God the Father wanted God the Son dead. If Freud hadn't feared anti-Semitic backlash, he would have added a pathology similar to the Oedipus Complex about Freud might have called the "Jesus Conflict." Oedipus killed his father.
Victorians Called Jesus' Equivocal Relationship with His Apostles "Uranianism"
Who knows what murderous thoughts went through Jesus' mind when His Father turned down His plea three times to "have this cup removed from me," i.e., cancel the crucifixion scheduled for the following day?
Really cynical historians claimed Gethsemane was the first century AD equivalent of today's "bushes" -- alfresco rendezvous for gays in search of sex. In the Victorian Era, squeamish theologians referred to Jesus' possible sexual orientation with a euphemism, Uranianism.
Guilt or humility or whatever prompted Peter to embrace martyrdom but asked the executioner to hang him upside down because he didn't deserve to die in the same manner as his God.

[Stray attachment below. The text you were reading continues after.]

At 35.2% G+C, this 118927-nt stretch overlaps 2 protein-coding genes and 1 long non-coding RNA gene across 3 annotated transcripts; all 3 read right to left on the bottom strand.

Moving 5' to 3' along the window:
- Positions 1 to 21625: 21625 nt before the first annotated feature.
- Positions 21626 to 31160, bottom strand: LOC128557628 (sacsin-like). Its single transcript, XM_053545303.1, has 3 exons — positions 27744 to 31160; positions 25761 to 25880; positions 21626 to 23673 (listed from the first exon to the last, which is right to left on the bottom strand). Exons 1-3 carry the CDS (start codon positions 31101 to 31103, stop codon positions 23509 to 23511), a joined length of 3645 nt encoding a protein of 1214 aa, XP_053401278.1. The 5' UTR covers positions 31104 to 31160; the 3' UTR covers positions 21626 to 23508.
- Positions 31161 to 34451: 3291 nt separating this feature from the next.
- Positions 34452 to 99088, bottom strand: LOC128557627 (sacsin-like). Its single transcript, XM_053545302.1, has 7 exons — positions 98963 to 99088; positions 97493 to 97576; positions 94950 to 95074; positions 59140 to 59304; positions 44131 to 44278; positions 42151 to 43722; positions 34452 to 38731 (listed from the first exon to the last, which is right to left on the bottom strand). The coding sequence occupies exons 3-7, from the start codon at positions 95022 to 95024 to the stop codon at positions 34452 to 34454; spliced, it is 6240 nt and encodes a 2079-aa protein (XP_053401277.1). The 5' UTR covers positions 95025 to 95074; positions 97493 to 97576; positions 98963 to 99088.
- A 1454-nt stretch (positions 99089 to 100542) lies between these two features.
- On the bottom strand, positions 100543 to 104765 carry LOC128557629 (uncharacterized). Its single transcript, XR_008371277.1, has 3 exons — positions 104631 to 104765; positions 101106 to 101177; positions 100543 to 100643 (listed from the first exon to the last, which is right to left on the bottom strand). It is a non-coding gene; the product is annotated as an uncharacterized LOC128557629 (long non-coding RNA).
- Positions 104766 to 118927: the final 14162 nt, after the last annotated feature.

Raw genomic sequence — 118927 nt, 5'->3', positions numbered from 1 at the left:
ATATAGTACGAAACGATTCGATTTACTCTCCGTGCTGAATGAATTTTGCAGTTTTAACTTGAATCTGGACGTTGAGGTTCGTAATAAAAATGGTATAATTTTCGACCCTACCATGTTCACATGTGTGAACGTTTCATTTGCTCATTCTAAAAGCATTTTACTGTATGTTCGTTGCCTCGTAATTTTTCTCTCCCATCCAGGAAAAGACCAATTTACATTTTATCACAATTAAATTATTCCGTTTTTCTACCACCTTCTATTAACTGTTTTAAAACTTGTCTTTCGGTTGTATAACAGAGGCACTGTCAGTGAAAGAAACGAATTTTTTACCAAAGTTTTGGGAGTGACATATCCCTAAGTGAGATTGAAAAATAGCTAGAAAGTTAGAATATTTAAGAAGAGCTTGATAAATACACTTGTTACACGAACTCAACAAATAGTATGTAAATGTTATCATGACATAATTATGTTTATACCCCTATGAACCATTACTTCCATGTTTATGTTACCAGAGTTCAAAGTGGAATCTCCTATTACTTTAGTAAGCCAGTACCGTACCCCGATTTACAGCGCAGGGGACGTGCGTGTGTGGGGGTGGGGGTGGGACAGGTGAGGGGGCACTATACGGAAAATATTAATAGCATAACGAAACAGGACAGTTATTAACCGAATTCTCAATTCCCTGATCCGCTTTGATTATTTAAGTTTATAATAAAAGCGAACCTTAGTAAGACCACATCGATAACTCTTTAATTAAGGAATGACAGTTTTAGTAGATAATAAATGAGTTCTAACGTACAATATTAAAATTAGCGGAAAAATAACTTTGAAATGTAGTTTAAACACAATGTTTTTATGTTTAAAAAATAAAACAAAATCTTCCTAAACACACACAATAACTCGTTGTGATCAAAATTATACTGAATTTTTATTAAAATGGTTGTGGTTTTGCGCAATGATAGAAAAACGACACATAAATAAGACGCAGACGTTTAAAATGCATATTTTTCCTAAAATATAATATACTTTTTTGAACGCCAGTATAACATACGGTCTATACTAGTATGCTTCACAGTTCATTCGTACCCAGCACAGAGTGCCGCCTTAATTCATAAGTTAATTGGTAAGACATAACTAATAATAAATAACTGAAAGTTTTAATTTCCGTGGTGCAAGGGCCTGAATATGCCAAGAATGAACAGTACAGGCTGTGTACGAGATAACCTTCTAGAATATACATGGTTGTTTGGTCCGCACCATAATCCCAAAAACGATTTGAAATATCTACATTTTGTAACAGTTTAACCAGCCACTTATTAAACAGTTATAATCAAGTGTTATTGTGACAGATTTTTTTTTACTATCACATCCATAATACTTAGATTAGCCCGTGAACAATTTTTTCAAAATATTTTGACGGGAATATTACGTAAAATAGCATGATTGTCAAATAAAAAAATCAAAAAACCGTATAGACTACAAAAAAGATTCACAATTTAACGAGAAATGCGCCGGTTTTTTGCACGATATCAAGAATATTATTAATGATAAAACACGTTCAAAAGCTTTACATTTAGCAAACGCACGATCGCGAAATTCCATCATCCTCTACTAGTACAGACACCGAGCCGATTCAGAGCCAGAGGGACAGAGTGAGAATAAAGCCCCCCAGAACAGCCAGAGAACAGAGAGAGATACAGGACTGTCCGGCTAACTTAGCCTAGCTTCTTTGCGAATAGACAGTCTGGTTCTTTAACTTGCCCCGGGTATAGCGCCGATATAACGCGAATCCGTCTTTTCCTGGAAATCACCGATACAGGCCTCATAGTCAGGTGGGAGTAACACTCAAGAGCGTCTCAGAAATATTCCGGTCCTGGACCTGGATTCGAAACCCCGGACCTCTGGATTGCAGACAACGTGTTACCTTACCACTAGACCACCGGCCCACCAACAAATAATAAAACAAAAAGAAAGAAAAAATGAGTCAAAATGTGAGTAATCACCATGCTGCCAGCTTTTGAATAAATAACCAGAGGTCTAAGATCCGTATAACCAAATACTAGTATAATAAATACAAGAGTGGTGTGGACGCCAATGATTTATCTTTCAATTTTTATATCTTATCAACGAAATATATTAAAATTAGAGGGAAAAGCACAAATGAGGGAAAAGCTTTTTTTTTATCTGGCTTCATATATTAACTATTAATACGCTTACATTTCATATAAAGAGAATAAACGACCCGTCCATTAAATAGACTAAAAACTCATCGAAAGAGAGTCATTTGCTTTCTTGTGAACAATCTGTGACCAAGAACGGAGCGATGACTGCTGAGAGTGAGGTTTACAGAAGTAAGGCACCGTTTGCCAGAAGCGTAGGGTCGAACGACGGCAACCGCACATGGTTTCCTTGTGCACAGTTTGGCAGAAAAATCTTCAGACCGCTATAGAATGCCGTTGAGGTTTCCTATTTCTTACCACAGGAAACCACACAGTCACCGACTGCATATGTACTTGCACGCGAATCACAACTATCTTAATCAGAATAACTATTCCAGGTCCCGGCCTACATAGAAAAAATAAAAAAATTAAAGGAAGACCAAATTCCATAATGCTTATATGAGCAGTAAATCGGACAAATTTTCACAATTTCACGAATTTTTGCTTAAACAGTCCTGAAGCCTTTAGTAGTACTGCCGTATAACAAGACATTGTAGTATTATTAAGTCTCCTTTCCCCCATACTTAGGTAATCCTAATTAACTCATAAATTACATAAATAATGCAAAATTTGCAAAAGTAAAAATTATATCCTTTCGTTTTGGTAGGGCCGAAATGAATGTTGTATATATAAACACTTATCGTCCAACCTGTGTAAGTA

Despite plagiarizing many of Jesus' ideas, Karl Marx rejected all religions, not only Christianity, because of the twisted spin later religious leaders put on the Gospels. After an oppressed minority sect became a powerful majority in the Roman world and its successor states, the majority used religion to maintain the status quo that kept them in power.
In the first century A.D., Matthew, Luke, Mark, and John presented Jesus as a defender of the poor and a critic of the rich. Three centuries later, Christian leaders had become the rich, backed by the power of the state subservient to God's vicar on earth, the pope.
The spiritual ruler of God's earthly kingdom outranked the mere rulers of real estate. During a dispute between the Holy Roman Emperor Henry IV and Pope Gregory VIII in 1077, they agreed to meet at the fortress of Canossa in Tuscany. Guess which one ended up standing barefoot in the snow and bleeding the fortress for three days after crossing the Alps also unshod?